What's in a Name?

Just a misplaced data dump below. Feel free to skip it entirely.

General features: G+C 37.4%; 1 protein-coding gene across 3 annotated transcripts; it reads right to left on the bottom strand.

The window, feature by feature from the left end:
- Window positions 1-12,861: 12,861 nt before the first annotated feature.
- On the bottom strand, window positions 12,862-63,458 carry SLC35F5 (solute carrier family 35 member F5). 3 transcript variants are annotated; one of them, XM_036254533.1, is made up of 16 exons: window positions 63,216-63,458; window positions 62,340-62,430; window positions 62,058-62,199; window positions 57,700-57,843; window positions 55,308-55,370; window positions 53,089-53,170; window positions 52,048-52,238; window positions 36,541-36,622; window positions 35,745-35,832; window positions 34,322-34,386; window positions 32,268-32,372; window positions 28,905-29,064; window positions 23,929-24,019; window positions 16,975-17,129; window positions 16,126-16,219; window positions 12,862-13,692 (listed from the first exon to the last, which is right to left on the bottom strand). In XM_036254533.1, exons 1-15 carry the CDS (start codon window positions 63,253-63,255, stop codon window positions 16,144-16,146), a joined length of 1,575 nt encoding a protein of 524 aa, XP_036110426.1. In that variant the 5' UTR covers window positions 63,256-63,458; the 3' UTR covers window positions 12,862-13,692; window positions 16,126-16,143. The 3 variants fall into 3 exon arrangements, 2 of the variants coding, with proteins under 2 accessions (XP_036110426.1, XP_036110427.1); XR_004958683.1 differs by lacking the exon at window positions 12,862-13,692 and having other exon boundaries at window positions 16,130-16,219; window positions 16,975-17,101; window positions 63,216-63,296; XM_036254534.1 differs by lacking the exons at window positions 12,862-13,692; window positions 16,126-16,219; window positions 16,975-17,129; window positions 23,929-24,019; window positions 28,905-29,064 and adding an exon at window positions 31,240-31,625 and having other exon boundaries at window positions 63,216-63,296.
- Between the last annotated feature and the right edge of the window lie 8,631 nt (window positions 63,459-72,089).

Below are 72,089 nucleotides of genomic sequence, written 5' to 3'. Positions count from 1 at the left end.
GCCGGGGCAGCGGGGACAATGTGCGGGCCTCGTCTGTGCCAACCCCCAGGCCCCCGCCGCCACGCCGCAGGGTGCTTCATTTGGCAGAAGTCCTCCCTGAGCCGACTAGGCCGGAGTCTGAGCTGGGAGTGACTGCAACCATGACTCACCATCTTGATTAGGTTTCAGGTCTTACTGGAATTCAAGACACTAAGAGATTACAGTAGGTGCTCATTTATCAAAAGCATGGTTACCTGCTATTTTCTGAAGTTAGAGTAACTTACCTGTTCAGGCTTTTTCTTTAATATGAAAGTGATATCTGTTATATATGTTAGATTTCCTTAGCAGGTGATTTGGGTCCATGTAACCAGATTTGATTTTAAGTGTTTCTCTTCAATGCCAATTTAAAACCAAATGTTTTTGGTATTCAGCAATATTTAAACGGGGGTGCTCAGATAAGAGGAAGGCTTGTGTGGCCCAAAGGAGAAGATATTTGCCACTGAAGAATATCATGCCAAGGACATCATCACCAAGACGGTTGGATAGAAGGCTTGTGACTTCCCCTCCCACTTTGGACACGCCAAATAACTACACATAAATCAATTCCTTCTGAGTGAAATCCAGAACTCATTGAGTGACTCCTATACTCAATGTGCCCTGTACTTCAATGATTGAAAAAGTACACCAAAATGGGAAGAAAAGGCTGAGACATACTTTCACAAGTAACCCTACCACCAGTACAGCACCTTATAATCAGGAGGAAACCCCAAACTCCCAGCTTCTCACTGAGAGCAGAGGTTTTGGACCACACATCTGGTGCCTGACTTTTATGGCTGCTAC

Imagine an alternate reality that features a different Marin, one that resembles Manhattan Beach. That almost came to be. With suburbs sprouting up throughout the United States in the 1960s, developers were eyeing any potential site for the next planned paradise. One of those developers was Thomas Frouge, who deemed the Marin Headlands “the most beautiful location in the United States for a new community.” With Gulf Oil, he purchased the 2,000 acres of land and made plans for Marincello. The community was set to include 50 apartment towers, hundreds of homes and townhouses, a mall and a hotel. Activists calling themselves the Golden Gate Headlands Committee unsuccessfully challenged the project and in November 1965 the County of Marin approved the Marincello plans. However, lawsuits and skyrocketing budgets led to disputes between Frouge and Gulf Oil. The turmoil gave three Sausalito lawyers a chance to sue Marin County, Frouge and Gulf Oil for improper zoning, which also exposed other inaccuracies in the plan. Eventually the court ruled against the Marincello project and Marin’s board of supervisors also rescinded support. Finally in 1972 the land was sold to the Nature Conservancy for $6.5 million and was transferred to the newly formed Golden Gate National Recreation Area. Four years later, the Marincello gates were torn down and removed. Currently, the only remaining trace of the community is a sign with a trail that follows the route where planned roads were graded.